Tuesday, January 06, 2009

One man show in Corporate Governance - a thought

Big news today was Steve Jobs losing weight. Big Indian story this year was Satyam investing in Maytas. What binds these two stories together? Corporate governance. Oh yeah. Stock prices showed how 'One man can make a difference', though that one man was not Michael Knight of the Knight Rider. The Internet abounded with stories of Jobs being plagued with an unknown disease, perhaps even dying, since everyone was stumped at the precipitous loss of weight! So, to allay the fears and make everyone know that Jobs was not yet ready to quit his job, Mr Steve Jobs of Apple went on to sing 'Alright, Alright, everything's gonna be alright...' Well, he didn't really sing, but most i-pods generally do!

On the issue of corporate governance, one event that kinda tainted India's image in the world in terms of governance is the Satyam debacle. Why? Again, one man. One man decided to use funds of a listed public company to invest in his son's real estate enterprise. In other words, he wanted to run a family business using shareholders' money. The effect - snowballing scrutiny into corporate governance, and a 'Yikes, Indians can do this too????' question from foreign investors who look upon India as a key player in IT services. In a way the hullabaloo that followed the crappy decision of Mr Raju of Satyam bodes well for India, since it shows that the shareholder is still king, and that the company owner is in every way answerable to the millions of investors. Perhaps the democratic government can learn a thing or two about accountability from this model followed by corporate India.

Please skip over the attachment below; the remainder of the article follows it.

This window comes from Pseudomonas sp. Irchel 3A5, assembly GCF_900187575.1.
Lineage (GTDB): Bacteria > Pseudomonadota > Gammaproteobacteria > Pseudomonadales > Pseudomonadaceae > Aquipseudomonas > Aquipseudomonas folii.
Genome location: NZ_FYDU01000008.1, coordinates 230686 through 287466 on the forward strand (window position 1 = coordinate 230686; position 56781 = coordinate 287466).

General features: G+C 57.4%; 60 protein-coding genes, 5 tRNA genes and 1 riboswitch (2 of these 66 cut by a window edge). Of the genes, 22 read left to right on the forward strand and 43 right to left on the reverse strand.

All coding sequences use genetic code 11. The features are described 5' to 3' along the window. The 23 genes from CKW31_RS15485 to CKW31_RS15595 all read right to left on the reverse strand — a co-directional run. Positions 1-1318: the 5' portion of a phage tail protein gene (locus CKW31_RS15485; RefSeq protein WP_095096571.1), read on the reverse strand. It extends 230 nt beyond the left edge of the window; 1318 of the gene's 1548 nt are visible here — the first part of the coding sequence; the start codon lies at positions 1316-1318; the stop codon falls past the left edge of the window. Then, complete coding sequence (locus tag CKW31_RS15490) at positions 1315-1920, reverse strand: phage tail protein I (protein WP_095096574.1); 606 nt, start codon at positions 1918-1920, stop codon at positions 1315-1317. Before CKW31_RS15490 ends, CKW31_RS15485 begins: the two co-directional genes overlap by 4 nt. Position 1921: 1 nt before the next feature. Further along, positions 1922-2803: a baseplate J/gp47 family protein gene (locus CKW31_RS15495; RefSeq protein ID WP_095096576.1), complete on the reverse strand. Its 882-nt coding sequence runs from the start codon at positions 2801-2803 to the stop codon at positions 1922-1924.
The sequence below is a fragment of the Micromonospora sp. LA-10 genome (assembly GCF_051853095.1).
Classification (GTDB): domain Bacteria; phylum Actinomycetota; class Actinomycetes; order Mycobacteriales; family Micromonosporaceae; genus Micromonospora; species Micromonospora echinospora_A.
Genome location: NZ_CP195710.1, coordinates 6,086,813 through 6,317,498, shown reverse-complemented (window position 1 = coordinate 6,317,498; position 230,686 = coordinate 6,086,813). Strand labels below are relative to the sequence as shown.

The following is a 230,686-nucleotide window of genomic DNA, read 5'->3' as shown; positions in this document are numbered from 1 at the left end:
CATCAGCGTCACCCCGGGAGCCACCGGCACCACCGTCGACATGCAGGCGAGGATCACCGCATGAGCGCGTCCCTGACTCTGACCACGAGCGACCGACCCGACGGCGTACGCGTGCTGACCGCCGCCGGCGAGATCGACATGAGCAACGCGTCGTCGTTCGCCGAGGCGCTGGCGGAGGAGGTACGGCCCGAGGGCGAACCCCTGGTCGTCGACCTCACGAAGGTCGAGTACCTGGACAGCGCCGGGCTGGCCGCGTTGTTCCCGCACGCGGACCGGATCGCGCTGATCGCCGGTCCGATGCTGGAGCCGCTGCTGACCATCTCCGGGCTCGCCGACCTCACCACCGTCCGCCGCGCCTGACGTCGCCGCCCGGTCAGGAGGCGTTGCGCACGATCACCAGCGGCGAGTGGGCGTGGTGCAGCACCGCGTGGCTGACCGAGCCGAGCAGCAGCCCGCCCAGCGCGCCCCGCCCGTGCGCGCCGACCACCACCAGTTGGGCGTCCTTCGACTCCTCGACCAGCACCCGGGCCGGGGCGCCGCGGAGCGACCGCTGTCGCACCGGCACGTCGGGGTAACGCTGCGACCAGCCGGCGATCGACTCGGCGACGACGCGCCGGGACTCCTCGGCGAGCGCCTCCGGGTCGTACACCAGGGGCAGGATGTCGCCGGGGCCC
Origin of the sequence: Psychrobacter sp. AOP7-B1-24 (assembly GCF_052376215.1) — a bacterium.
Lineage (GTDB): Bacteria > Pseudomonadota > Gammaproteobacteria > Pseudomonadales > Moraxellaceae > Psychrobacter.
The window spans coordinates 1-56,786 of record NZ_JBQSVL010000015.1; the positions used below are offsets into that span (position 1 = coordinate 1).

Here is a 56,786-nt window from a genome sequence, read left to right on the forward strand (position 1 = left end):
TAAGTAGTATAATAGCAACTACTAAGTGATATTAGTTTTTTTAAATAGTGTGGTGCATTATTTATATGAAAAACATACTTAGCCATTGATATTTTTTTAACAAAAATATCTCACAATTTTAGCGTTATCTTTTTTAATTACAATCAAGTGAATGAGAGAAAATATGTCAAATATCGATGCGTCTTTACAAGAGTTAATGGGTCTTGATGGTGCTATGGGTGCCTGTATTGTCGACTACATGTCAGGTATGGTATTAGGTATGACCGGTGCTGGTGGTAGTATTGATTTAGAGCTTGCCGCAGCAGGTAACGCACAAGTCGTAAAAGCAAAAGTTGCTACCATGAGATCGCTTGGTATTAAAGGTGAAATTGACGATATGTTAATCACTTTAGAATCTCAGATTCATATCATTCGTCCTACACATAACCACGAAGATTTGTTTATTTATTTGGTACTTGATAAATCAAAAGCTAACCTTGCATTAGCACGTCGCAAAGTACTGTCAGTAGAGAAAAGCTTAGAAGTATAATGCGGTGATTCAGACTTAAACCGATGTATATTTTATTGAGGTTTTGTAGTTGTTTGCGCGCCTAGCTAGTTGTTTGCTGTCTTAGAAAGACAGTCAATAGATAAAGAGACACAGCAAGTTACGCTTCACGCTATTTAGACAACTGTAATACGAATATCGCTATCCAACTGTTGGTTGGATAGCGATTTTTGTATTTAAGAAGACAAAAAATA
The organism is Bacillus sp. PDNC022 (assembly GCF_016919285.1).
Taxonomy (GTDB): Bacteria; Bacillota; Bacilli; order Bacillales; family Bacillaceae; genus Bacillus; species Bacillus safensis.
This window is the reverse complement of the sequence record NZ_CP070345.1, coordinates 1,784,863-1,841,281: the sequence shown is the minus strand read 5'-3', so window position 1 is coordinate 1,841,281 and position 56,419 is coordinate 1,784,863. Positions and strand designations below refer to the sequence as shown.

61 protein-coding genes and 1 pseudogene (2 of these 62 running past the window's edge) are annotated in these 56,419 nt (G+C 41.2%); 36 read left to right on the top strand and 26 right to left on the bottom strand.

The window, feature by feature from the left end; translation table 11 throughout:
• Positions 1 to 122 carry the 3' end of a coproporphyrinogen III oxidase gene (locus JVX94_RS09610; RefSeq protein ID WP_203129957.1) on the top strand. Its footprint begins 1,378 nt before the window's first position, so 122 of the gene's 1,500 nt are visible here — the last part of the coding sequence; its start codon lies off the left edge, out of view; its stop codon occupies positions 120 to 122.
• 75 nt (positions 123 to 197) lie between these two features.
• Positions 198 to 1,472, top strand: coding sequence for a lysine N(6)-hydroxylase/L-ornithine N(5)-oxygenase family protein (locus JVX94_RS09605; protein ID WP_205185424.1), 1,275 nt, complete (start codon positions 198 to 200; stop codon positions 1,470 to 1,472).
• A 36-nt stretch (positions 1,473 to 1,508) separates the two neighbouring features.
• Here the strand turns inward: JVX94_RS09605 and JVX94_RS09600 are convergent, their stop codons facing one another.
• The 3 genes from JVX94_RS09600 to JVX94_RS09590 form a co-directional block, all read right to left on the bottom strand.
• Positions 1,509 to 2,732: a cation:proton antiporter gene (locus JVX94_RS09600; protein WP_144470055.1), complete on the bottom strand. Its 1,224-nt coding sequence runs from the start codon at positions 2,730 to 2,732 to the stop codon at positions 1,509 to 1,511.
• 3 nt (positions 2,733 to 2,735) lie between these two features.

On the one-man issue, we've seen a case where stock prices are dictated by one man. One man's well-being, or one man's folly. Look at Israel - Hamas. Soon after the head of Hamas was killed, the outfit went on to say that the struggle would endure, since leaders had been groomed along the echelons. Similar is the fear about all terrorist organizations. Just removing the head, does not decapitate the whole outfit. They grow another head much like a salamander or a starfish. Scary thought? Yes indeed. Although it is a practice followed for nefarious purposes, as a concept, perhaps corporate India and indeed the corporate world can think about corporate governance and leadership development along the lines of such a model. What say?

1 comment:

vivek.p. said...

Not sure if the title should have been corporate governance or something related to over-reliance on a single person..
but interesting observation. I think whether it be Hamas or any other organization, no one is immune from a little suffering once it loses a patriarch. BJP without Atalji, Shiv Sena without Bala Saheb, India without Mahatma Gandhi... the trick lies in making the transition smooth and transparent to the world outside the organization.. to prevent panic and rumour-mongering during the transition phase.